In support of its stormwater and street management plan, the City of Lafayette has chosen to integrate Green Infrastructure Best Management Practices (GI BMPs) as part of a “complete project” approach for the implementation of more sustainable urban streetscapes. The North Street Reconstruction and Integrated Stormwater Management project is the first of the City’s historic brick street improvements to utilize GI BMPs to minimize short and long term infrastructure costs while creating an aesthetically pleasing urban greenway through the use of functional integrated stormwater management practices.
Results from the Green Infrastructure Feasibility and Prioritization Study, completed in 2010, identified the North Street corridor as providing the best opportunity among the twelve historic brick streets studied to minimize wet weather flows to the combined sewer system through source control. The recommendation was based on several factors including the existing condition of the roadway, planned capital improvements within the area, and the project’s ability to cost effectively eliminate stormwater runoff to the City’s combined sewer system.
The 2,700 lineal foot project extends along North Street from 3rd Street to Erie Street and serves residential and commercial neighborhoods in the core of the City. It includes replacement of approximately 11,000 square yards of existing impervious brick roadway surface with permeable pavers and subsurface stormwater storage and infiltration and incorporates rain gardens, bioswales, tree planters, and native vegetation to improve water quality and enhance the neighborhood streetscape. The purpose of the design is the detention and treatment of post development runoff through the use of pervious concrete and permeable paver systems along with curb turnouts, sidewalk runnels, and distributed subsurface stone storage and infiltration linked by underdrains. The combinations of integrated GI BMPs serve to filter, store, infiltrate and convey runoff to the overflow connection points at the combined sewer system.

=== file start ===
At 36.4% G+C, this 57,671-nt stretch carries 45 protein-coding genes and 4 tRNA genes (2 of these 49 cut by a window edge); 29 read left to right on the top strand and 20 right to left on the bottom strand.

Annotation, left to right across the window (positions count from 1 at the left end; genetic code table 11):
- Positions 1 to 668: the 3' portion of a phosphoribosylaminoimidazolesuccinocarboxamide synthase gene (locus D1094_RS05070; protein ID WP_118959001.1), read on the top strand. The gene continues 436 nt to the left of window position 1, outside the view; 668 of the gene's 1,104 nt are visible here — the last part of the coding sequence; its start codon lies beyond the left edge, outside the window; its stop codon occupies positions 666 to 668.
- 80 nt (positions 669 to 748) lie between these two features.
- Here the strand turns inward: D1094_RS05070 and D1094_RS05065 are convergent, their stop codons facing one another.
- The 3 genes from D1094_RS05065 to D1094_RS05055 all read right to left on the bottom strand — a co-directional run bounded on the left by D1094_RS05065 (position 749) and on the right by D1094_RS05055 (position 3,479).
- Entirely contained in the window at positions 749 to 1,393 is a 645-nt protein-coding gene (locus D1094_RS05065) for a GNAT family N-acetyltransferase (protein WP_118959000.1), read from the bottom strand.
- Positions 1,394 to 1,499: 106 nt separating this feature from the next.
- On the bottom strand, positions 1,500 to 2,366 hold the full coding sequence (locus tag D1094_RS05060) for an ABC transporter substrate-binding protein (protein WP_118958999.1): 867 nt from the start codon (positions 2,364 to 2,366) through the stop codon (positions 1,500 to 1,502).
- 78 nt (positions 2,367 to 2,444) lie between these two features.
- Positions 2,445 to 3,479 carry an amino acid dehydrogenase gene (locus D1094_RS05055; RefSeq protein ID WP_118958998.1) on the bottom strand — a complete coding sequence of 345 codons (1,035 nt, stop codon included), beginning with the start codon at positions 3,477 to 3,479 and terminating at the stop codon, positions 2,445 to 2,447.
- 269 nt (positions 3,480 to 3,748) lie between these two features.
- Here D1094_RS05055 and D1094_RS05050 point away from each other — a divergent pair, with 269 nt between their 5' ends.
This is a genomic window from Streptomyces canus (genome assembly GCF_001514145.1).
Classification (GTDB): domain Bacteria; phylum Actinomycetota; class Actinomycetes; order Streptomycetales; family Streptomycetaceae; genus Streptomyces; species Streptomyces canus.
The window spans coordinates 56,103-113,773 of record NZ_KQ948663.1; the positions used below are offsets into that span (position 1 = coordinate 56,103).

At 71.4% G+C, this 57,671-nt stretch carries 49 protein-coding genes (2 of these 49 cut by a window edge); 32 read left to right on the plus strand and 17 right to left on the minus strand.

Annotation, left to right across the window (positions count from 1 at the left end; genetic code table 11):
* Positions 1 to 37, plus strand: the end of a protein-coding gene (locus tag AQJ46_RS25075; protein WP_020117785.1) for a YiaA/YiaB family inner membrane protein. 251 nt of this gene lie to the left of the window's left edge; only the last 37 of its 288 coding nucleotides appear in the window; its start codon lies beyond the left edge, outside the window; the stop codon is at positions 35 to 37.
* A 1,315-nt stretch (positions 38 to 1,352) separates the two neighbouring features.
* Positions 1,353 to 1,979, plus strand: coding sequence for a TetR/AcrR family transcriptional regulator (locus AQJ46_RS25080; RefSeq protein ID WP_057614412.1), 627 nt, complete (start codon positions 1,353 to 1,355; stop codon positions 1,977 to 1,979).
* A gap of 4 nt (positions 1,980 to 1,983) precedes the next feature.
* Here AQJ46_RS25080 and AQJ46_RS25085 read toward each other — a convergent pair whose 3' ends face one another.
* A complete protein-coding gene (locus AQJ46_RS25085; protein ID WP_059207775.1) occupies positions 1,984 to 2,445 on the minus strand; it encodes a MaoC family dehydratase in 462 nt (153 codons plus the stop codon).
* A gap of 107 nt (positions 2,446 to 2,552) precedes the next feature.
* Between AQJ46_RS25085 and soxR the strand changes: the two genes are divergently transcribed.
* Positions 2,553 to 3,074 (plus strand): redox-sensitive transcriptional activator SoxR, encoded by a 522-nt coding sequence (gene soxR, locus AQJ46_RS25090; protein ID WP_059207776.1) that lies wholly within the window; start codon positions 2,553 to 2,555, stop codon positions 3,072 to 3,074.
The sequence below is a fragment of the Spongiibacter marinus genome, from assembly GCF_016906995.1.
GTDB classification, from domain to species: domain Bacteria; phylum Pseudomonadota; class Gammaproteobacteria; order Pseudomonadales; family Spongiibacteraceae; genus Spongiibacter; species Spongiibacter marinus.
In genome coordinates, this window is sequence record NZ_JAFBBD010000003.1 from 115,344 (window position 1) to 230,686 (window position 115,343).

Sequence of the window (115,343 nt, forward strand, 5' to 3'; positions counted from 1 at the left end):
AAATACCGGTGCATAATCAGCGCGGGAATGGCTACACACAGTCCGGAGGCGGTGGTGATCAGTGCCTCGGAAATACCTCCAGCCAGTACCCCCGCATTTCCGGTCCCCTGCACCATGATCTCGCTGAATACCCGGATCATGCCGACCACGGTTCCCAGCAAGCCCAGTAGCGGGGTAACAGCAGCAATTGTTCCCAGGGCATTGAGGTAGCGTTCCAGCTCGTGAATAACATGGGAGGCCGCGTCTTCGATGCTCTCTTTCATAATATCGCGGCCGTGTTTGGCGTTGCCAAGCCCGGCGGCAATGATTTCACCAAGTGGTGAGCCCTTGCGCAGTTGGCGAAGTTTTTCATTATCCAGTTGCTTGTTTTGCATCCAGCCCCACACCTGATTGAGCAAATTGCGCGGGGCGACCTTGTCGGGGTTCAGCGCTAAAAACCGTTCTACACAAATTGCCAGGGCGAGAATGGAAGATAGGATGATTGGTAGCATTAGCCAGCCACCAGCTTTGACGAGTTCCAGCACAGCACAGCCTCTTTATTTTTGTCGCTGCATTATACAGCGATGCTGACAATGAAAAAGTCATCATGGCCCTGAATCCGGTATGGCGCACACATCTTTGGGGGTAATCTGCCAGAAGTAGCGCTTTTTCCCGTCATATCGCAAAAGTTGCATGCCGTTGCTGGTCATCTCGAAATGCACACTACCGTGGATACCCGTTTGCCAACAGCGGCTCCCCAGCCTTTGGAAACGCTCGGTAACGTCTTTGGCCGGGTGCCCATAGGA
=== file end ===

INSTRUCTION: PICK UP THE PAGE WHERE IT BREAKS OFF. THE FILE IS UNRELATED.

The integrated system has the potential to prevent up to 80% of the project area’s annual stormwater runoff from entering the combined sewer system, providing additional capacity within the system downstream of North Street and reducing the number of overflow events into the Wabash River.
In addition to integrated stormwater management, other elements include deconstruction and material salvage, street surface reconstruction, new sidewalk and ADA ramps, replacement of existing sewer laterals and existing water services, and downspout disconnection.
The opportunity exists for public education and outreach related to green infrastructure and development of data showing potential benefits for inclusion of green infrastructure integrated stormwater management in future Long Term Control Plan and infrastructure rehabilitation projects.
As a sustainability-based approach to project design and management, Triple Bottom Line (TBL) analysis investigates and presents the expected economic, environmental and social benefits and costs associated with a prospective project. TBL analysis can be used as a tool to compare different project options, and to select a project option that is most likely to provide the desired short and long term effects. It is generally understood that to achieve sustainability in project design and implementation, the relationship between social, environmental and economic impacts (both positive and negative, short and long term) must be considered and managed, to meet the degree of sustainability desired. The economic portion of TBL analysis focuses on the impact of the project on the local, regional or larger economy, and concerns the economic impacts of the project on stakeholders. The environmental portion of TBL analysis focuses on the impact of the project on ecosystems, land, air, water and other natural resources. Environmental indicators relate to inputs and outputs of materials, energy, pollution or waste products. The social portion of TBL analysis focuses on the impact of the project on stakeholders, communities and social institutions. Social indicators relate to the impacts of the project on the communities in which it takes place.